Field Trips - 30/4/18 (ongoing)



Field Trips is a short podcast in which I talk about field recording and listening - why I do it, what I notice, and the often indistinct line between 'sound' and 'music. The show is both an excuse to go out recording more regularly, as well an attempt to explain my hobby to people who might not otherwise be familiar with it (while also appealing to other like-minded recordists).

All episodes are free to download sans-commentary from mola-recordings.bandcamp.com/album/field-trips where you can also choose to leave a donation to help support the show, if you'd like.

The Hunt for Bells - 21/10/17



The first half of the film presents three scenes, each depicting a perspective on humanity's search for a deeper life meaning: The first scene shows us literally reaching down into the foundation of a Roman Catholic church - an established symbol of both devotion and institution - exposing a hidden connection to the natural world. Following this, a group of people participate in a more modern approach to spirituality by abandoning the church and even the city entirely in an attempt to reestablish that same connection to the Earth. Finally, members of the Red Cross present a third perspective in devoting themselves to more humanist ventures - rather than the natural or the supernatural - in a way that compliments the organisation's religious background.
The performance that follows took place in an abandoned factory that architecturally shares many traits with the Catholic Church seen at the start of the film: It's a wide reverberant space with large pillars spaced evenly throughout. There is an abundance of grey and the walls are decorated with names and images and messages. Even the light from outside shines through in patches just as we saw before. Our almost juvenile crashing and banging juxtaposes with the low fidelity sound of prayer from an electronic rosary to reenforce the point that this is our place of worship, and that listening is our form of spirituality.
The film ends with a conversation between the two artists in which they express their frustration at recording the sound of bells, an everpresent symbol of religious culture that seems ironically elusive. The metaphor should be apparent.

Presented unfinished at SeeM
ôr Film Festival, Anglesey, Wales. More screenings to be announced.

Four Points - 14/08/16



Four Points is a collection of compositions created from recordings made at each of Britain's extreme geographical points. Although these recordings are from similar locations, their distance from each other clearly presents distinct sonic individualities that are expressed through both social factors as well as geographical features, demonstrating an inherent diversity within our coastal soundscape that is often overlooked.

Exhibited at the Louise House in Forest Hill as part of V22's Summer Club 2016.


Goodnight Sweet Prince - 18/07/15



This electric organ took too much abuse from us over the years and eventually one day would not turn on any more. Rest in pieces.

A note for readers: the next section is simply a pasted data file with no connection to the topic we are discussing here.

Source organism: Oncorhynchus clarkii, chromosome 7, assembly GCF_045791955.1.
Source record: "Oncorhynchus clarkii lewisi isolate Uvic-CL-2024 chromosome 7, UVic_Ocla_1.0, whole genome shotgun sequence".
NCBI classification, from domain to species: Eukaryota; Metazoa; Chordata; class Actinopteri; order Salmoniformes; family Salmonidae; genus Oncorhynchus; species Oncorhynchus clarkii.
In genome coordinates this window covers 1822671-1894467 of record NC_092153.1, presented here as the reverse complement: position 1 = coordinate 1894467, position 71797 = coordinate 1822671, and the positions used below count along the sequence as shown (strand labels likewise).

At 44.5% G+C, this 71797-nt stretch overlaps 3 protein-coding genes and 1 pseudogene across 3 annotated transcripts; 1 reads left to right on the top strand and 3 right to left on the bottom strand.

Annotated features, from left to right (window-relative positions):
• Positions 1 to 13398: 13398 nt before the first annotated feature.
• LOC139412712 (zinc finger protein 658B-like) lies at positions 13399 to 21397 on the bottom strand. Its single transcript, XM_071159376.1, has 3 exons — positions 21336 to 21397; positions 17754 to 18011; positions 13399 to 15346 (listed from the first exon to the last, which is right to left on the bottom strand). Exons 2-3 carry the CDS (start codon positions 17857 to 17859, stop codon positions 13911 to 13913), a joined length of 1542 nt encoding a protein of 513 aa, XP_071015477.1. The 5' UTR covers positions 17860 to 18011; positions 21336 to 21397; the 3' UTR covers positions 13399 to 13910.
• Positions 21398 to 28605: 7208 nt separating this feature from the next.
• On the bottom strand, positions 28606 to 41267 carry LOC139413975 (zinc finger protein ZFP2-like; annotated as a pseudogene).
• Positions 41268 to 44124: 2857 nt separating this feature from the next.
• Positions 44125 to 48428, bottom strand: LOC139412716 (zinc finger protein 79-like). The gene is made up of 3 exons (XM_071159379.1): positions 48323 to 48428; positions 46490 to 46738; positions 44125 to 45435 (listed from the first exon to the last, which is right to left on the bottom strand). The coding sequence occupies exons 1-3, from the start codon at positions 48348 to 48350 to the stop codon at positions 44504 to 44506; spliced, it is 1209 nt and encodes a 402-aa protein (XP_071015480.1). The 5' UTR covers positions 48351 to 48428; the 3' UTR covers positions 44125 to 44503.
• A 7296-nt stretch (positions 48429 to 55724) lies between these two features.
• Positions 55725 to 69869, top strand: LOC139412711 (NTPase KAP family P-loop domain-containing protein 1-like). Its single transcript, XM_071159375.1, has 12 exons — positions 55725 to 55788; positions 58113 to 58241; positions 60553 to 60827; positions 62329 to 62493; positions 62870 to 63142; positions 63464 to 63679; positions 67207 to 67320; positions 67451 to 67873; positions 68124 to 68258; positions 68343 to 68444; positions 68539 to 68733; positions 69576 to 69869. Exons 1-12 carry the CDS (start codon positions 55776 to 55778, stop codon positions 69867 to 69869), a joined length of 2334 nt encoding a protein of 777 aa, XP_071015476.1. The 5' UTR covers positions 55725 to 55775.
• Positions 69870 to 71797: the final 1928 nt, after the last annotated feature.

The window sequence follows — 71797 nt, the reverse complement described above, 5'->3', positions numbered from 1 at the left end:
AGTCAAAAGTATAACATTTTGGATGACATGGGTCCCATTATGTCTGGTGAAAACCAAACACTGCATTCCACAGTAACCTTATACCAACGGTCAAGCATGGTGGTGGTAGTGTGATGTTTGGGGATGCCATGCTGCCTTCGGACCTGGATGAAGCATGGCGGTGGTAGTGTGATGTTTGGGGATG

Exhibited by Mint Works at the Bank Al-Maghrib in Marrakesh as part of the Marrakesh Biennale 6 parallel projects as well as at the Copeland Gallery, London.

Dōchūki: Recordings from a Soggy Sleeping Bag - 04/06/15



Dōchūki is a collection of field recordings made along a historic road in Japan known as the Old Tōkaidō Highway. There are 55 recordings total – one for each of the 53 post stations as well as the start and end point respectively.

The album makes frequent references to literature from throughout Japan’s history – primarily diaries and poetry – from before the Heian period to the late Meiji era (click on the individual tracks on Bandcamp for more contextual information). These referential recordings allow the listener to hear how the soundscape along this historic road has changed over the centuries, as well as compare their own emotional response to that of the writer. Furthermore, by informing my approach through Japanese literature, I hoped to adopt a more ‘native’ perspective of the Japanese soundscape which helped to avoid the ethical dilemma of representing a history through that which is deemed exotic by an outsider – a distinction that defines a culture primarily by its relative other-ness.

Exhibited at Hotel Elephant, London.

Play Park - 21/01/15


Video EP of spontaneous performances on various apparatuses found in Ladywell Fields in Lewisham. All recordings are the first take of an unplanned improvization.

Whistlers
Keys on Bar
Bridge
Piece for Three Water Pumps

Recordings and performances by Mola and Andrew Tuersley.

Exhibited at Hotel Elephant, London.

"A joyously abstract enterprise." - Disquiet.com

Beyond Seizures - 13/03/14



Originally on display as part of the London Brain Project's exhibition at London's Lumen URC Gallery.

With thanks to Samantha Chan and Cleo Chevalier-Riffard.

Using signals from EEG data that have been filtered and transposed to audible levels, these sonifications have been taken from 3 different time points during a nocturnal seizure. The sonified data is a representation of what the brain activity might sound like if we were able to hear it in real time.

After sonification, musicians Andrew Tuerslery, Hee Chang Yang, and LSE interpreted each time point. Listen to hear the chaotic nature of different seizures.